Several legislative initiatives caught our attention recently. All of them are related to the monetary role of gold and range from proposals to return to the gold standard, to minting gold and silver as an alternative currency, to having all state transactions carried out in gold and silver coins, to permitting citizens to run their own mints.
Do these proposals signal a significant attitude change among politicians and mainstream economic institutions toward gold? No. They are largely regarded as fringe ideas and dismissed out of hand. The third link above is written in a condescending tone that implies everyone knows that the gold standard is bad for an economy and it caused the Great Depression. Still, it's quite telling that opinions that gold can be incorporated into a modern economy are becoming numerous, and actually making it onto the legislative agenda in various jurisdictions.
Last November, clearing house ICE Europe began accepting gold bullion as initial margin for crude oil and natural gas futures. This year, JPMorgan Chase announced that it would accept physical gold as collateral for a number of transactions. According to the Wall Street Journal, stock exchanges in New York, Chicago and Europe recently agreed to accept gold as collateral for certain trades, too. The World Gold Council is gaining traction in its push to have the Basel Committee on Banking Supervision accept the precious metals as a Tier-1 asset for banks, along with government bonds and currencies. Private and public institutions alike are clearly rethinking their attitude toward gold.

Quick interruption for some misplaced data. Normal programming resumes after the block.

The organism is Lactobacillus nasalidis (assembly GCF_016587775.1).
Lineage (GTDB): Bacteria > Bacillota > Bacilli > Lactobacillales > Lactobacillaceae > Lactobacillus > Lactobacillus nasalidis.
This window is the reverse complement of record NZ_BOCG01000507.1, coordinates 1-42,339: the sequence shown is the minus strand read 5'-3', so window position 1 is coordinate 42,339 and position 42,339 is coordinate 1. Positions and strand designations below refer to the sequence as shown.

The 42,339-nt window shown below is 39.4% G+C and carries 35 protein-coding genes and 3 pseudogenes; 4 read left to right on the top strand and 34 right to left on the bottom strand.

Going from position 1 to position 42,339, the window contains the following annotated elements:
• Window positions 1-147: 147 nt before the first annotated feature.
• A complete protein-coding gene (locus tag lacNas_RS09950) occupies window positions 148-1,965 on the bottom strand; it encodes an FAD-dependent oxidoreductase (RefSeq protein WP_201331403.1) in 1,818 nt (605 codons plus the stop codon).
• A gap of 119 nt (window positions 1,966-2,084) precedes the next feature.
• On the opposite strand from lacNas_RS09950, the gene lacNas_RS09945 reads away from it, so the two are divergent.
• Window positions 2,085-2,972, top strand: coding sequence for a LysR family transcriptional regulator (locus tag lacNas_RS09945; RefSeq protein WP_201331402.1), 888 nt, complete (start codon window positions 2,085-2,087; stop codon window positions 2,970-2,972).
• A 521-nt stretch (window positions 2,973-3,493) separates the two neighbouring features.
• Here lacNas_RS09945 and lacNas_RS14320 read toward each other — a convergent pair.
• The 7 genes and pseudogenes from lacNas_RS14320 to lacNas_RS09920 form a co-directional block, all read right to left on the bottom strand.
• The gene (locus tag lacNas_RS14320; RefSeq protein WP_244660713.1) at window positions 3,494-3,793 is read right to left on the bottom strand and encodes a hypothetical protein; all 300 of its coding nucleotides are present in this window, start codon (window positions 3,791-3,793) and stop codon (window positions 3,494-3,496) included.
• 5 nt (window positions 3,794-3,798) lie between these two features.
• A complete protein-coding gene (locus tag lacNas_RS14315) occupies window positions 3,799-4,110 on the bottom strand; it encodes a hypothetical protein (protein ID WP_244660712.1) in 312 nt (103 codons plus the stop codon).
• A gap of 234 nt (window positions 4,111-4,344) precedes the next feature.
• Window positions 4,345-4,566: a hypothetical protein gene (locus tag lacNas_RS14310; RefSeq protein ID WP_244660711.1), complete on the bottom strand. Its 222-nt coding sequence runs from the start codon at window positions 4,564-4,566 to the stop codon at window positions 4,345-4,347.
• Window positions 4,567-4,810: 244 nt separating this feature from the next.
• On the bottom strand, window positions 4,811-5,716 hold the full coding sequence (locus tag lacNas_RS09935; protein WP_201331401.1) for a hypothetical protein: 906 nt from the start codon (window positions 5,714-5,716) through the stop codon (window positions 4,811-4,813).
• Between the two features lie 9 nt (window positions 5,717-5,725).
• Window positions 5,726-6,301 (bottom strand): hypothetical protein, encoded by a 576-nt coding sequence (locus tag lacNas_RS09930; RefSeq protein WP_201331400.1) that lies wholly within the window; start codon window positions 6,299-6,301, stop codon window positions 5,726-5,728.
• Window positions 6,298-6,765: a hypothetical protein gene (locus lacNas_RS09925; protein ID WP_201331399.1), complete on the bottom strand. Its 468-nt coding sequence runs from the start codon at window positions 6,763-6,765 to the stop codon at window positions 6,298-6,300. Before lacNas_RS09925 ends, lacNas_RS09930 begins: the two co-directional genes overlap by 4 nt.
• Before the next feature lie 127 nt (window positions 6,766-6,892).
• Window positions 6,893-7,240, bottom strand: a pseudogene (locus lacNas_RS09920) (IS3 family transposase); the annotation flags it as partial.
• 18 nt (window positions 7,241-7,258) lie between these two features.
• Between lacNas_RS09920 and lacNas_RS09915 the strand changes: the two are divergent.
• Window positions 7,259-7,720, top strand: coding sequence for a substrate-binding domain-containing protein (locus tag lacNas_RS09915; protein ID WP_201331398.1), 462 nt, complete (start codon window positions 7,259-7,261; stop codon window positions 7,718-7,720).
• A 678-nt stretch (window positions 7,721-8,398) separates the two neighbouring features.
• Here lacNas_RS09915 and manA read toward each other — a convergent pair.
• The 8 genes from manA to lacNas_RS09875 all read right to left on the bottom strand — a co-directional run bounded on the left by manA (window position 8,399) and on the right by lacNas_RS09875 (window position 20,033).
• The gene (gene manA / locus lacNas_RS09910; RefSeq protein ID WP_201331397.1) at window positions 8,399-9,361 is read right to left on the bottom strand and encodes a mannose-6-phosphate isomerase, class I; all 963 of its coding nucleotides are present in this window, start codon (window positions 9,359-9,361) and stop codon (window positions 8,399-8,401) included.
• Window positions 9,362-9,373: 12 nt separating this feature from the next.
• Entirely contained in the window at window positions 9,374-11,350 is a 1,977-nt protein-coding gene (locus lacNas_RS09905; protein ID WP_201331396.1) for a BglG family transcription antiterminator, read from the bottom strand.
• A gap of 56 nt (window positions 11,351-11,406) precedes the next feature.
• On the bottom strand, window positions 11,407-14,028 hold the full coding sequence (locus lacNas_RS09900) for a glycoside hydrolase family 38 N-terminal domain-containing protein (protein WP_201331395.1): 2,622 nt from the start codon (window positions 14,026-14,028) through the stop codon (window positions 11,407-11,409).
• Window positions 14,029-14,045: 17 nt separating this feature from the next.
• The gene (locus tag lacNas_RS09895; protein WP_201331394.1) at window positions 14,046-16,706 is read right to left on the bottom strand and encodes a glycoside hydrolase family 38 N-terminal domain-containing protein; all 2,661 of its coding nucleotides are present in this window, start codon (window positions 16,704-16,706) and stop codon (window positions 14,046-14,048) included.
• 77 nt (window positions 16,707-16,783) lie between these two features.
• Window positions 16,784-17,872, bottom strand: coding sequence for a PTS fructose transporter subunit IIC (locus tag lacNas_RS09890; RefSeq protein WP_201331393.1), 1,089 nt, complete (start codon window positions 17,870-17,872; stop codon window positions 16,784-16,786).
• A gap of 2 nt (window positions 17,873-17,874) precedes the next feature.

Perhaps most telling of all, the world's central banks were net buyers of gold in 2010 and in 2009, after being net sellers for the previous 20 years. As World Bank President Robert Zoellick said last November, gold has become the “yellow elephant in the room” that needs to be acknowledged by policymakers of major economies.
No one can predict exactly how this will all shake out, but Doug Casey has long said that a return to a gold standard, or some modern equivalent, is almost inevitable. That's because, for the reasons Aristotle outlined 2,000 years ago (it's durable, divisible, consistent, convenient, and has intrinsic value), gold is hands-down the world's best money.
Now, Gresham's Law tells us that bad money drives out good, but that's only true when legal tender laws hold sway (incentivizing people to hoard what's perceived to be u201Cgoodu201D money and spend the u201Cbadu201D money as fast as they can). When people give up on the local legal tender, Gresham's Law goes into reverse, and good money chases out bad. The dollarization of third-world economies is an example of this, the dollar being perceived as being good when compared to many shakier currencies.
So, what happens if fiat currencies as a class start to be perceived as bad money? Gresham, and history, tells us that they'll eventually be abandoned, unless made good (put back on some acceptable standard of value, like gold).
The key point here is that it can't happen just a little bit, just as you can't get a little bit pregnant. Once it starts, the good money will drive out the bad, and in today's wired global economy, the phenomenon will be worldwide, fast and devastatingly thorough.
The investment implications, broadly, are obvious; you want to own gold for safety and speculate on gold stocks for profit. The details on how best to do this are the current raison d'tre of our metals publications.
In light of the information above, it seems that the Mania Phase of the gold bull market is getting closer every day. You'll want to stock up on gold, silver and sound large-cap mining stocks before the investing crowd catches on. There's still time, but it may be running short. To learn everything about prudent precious metals investments, give BIG GOLD a try today. Read our report on how Jeff Clark managed to boost his mom's IRA — and his subscribers portfolios — by 90.4%… and how, for only $79 per year, you can do the same.
Andrey Dashkov is a research analyst for Casey Research.